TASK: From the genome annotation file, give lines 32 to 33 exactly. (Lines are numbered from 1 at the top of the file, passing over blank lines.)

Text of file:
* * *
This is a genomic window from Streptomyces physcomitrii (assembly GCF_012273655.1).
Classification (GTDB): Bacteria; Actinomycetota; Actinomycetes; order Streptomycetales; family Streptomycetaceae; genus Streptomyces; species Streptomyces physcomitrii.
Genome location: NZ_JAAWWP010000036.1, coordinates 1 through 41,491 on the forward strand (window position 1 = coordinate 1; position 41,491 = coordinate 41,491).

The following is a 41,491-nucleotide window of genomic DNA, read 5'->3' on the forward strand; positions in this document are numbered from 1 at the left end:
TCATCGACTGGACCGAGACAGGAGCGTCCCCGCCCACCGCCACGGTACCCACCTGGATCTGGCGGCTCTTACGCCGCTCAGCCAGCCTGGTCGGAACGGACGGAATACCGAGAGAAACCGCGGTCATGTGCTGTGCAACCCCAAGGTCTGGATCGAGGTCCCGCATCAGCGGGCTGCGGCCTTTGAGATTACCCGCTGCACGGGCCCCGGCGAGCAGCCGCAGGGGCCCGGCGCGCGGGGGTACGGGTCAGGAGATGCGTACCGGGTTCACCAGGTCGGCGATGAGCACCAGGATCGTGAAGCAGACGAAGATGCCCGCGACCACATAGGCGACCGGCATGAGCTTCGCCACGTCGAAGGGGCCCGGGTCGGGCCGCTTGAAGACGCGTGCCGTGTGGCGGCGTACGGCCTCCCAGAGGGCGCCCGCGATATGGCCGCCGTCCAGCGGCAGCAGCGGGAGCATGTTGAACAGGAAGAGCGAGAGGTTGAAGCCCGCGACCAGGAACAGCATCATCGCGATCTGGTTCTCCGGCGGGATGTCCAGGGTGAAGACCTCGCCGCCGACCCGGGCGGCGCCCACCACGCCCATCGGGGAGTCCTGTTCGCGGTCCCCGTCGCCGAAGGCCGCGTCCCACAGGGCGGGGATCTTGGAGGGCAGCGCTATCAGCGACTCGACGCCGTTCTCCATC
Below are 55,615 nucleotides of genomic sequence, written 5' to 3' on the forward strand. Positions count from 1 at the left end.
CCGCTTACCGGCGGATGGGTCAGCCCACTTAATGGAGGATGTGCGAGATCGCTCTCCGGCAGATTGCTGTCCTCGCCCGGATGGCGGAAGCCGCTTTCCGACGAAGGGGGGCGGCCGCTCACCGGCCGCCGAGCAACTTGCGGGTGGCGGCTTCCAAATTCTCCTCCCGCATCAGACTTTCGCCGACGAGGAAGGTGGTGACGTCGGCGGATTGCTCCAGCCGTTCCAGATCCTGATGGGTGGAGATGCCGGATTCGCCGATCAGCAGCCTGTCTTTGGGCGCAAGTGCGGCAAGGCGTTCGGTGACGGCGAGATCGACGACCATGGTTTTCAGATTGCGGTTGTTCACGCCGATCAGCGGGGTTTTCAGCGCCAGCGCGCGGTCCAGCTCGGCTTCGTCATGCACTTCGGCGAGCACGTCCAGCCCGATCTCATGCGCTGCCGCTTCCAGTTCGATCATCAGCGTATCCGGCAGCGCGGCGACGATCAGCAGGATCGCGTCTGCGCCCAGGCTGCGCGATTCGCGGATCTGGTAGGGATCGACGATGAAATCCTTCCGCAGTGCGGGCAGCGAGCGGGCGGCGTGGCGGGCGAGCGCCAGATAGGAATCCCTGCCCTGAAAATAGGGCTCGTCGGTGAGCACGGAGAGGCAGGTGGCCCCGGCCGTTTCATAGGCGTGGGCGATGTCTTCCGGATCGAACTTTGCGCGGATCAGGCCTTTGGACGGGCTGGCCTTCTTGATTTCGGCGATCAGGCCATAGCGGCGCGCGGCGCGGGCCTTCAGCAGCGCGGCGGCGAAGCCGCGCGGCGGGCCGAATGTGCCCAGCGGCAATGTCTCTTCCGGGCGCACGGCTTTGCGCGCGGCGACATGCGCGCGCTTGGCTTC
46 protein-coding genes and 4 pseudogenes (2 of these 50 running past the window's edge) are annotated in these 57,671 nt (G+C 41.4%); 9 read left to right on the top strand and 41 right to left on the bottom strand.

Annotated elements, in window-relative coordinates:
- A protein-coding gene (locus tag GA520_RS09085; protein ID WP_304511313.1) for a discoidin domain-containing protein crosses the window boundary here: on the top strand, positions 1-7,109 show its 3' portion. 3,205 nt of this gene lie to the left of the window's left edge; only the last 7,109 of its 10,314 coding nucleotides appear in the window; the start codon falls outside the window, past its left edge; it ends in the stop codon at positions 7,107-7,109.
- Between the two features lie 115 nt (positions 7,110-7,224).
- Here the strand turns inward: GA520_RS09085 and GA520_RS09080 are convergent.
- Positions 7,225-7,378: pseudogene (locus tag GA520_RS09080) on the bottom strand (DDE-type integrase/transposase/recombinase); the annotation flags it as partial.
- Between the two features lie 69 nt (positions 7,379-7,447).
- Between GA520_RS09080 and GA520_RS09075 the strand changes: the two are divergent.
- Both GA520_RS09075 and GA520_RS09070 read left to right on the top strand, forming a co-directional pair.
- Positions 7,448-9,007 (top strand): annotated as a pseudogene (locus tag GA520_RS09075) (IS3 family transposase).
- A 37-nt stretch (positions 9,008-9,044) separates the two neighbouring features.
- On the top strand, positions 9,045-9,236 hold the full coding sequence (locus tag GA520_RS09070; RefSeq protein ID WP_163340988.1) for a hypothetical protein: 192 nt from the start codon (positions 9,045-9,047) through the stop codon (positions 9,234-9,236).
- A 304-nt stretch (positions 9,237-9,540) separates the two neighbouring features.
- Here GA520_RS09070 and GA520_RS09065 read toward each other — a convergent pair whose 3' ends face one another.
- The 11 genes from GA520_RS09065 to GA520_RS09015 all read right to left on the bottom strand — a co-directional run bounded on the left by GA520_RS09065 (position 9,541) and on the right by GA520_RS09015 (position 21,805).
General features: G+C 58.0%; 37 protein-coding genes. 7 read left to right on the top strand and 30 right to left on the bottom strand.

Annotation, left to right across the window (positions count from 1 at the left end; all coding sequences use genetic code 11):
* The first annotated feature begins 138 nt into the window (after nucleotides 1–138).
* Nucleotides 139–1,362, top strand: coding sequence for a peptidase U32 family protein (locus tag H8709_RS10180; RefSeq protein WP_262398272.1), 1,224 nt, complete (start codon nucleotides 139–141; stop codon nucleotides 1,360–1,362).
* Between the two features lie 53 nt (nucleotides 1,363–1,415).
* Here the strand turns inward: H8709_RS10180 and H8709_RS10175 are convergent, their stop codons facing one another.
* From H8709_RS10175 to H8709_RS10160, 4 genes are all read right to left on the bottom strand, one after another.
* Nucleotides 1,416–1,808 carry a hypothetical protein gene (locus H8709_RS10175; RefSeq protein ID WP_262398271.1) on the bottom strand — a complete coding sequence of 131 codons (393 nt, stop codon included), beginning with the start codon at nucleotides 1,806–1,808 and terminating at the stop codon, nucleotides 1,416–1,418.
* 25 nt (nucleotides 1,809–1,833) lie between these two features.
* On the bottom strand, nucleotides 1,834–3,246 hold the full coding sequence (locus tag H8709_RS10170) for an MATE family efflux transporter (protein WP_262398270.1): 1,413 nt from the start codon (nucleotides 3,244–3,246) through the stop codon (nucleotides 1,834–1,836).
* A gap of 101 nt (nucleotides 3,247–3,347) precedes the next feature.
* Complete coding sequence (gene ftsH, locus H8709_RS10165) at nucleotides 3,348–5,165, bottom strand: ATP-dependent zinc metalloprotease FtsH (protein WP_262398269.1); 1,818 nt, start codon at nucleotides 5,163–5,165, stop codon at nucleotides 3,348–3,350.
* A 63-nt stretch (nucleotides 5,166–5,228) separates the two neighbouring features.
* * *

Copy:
* On the bottom strand, nucleotides 1,834–3,246 hold the full coding sequence (locus tag H8709_RS10170) for an MATE family efflux transporter (protein WP_262398270.1): 1,413 nt from the start codon (nucleotides 3,244–3,246) through the stop codon (nucleotides 1,834–1,836).
* A gap of 101 nt (nucleotides 3,247–3,347) precedes the next feature.